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Photo used for illustrative purposes./Photo Courtesy Gulf Today

The UK is sending around 8,000 of its troops to take part in exercises across Eastern Europe in the wake of Russia’s invasion of Ukraine.

The historic move, which will also see dozens of tanks deployed to countries ranging from Finland to North Macedonia this summer, will mark the largest deployment in Europe since the Cold War.

The thousands of British troops will be joined by tens of thousands of troops from Nato and the Joint Expeditionary Force alliance, which includes Finland and Sweden.

The plans have been in the works for a long time, according to the Ministry of Defence (MoD), but it had been enhanced in response in light of what Russia calls its “special military operation” in Ukraine.

Commander Field Army lieutenant general Ralph Wooddisse said: “The UK makes a significant contribution to the defence of Europe and the deterrence of Russian aggression. The British Army’s series of exercises is fundamental to both, according to the Independent.

“The scale of the deployment, coupled with the professionalism, training and agility of the British Army, will deter aggression on a scale not seen in Europe this century.”

Britain’s deployment is expected to build to a peak of around 8,000 personnel operating in mainland Europe between April and June.

Defence Secretary Ben Wallace said: “The security of Europe has never been more important. These exercises will see our troops join forces with allies and partners across Nato and the Joint Expeditionary Force in a show of solidarity and strength in one of the largest shared deployments since the Cold War.”

Meanwhile, troops from the Queen’s Royal Hussars have been deployed to Finland – which shares an 830-mile land border with Russia – for embedding in an armoured brigade.

Exercises alongside American troops are also taking place in Poland.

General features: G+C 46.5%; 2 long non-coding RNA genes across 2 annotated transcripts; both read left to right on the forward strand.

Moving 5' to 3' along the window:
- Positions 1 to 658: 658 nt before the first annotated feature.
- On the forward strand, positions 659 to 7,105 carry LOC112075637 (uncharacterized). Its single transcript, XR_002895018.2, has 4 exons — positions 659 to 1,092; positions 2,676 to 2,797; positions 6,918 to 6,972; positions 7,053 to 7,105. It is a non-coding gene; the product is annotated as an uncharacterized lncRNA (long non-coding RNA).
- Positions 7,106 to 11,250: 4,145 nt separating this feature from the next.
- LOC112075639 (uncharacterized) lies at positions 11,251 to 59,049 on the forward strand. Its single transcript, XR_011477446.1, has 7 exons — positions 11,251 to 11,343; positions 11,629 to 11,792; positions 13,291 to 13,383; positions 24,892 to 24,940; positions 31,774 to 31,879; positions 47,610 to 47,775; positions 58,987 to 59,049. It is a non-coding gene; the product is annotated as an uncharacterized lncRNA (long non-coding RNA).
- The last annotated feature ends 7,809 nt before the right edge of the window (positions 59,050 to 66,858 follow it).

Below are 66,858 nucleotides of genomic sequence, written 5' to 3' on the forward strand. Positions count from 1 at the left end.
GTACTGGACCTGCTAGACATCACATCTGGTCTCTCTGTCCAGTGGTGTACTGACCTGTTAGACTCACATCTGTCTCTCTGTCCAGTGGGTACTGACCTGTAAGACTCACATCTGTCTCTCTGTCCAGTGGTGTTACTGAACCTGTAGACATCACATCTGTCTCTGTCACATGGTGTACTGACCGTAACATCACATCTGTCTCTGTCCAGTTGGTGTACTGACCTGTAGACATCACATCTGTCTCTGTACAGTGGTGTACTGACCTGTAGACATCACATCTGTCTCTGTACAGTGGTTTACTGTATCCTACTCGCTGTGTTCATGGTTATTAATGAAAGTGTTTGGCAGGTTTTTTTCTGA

It comes as the US House of Representatives today passed legislation by 417 to 10 that will make it easier to export military equipment to Ukraine, reviving the “Lend-Lease Act” that helped defeat Hitler during the Second World War.

It will next go to the White House for President Joe Biden to sign into law.

The measure will allow Washington to lend or lease military equipment to US allies. In this case, it will help those affected by Russia’s invasion, such as Poland and other eastern European countries including Ukraine.

“Today the Ukrainian people are standing on the front lines in the fight for democracy and against tyranny, and the US needs to provide them with every possible measure of humanitarian and military aid,” Democratic representative Mary Gay Scanlon said, urging support for the bill.

Among other provisions, the bill would allow the United States to provide equipment to Ukraine now with just a technical requirement to pay at some later date – essentially giving it to the Kyiv government. Gulf Today

United Nations Secretary-General Antonio Guterres arrived in Ukraine late Wednesday for talks with Ukrainian officials. Photo courtesy of United Nations/Twitter 

April 28 (UPI) -- United Nations Secretary-General Antonio Guterres is to meet Ukrainian President Volodymyr Zelensky and other officials on Thursday in Kyiv as he seeks to improve the humanitarian situation in the war-torn country. The U.N. chief landed in Kyiv late Wednesday after meetings with Russian President Vladimir Putin in Moscow.

"We will continue our work to expand humanitarian support & secure the evacuation of civilians from conflict zones," Guterres tweeted on landing in Ukraine. "The sooner this war ends, the better -- for the sake of Ukraine, Russia and the world."

Guterres had embarked upon the his Europe trip Monday, which began with a stop over in Turkey for talks with its president, Recep Tayyip Erdogan, before heading to Moscow for talks with Putin, who agreed "in principle" to allow the U.N. and the International Committee of the Red Cross to be involved in evacuating civilians from an iron and steel plant in the besieged southeastern Ukrainian city of Mariupol.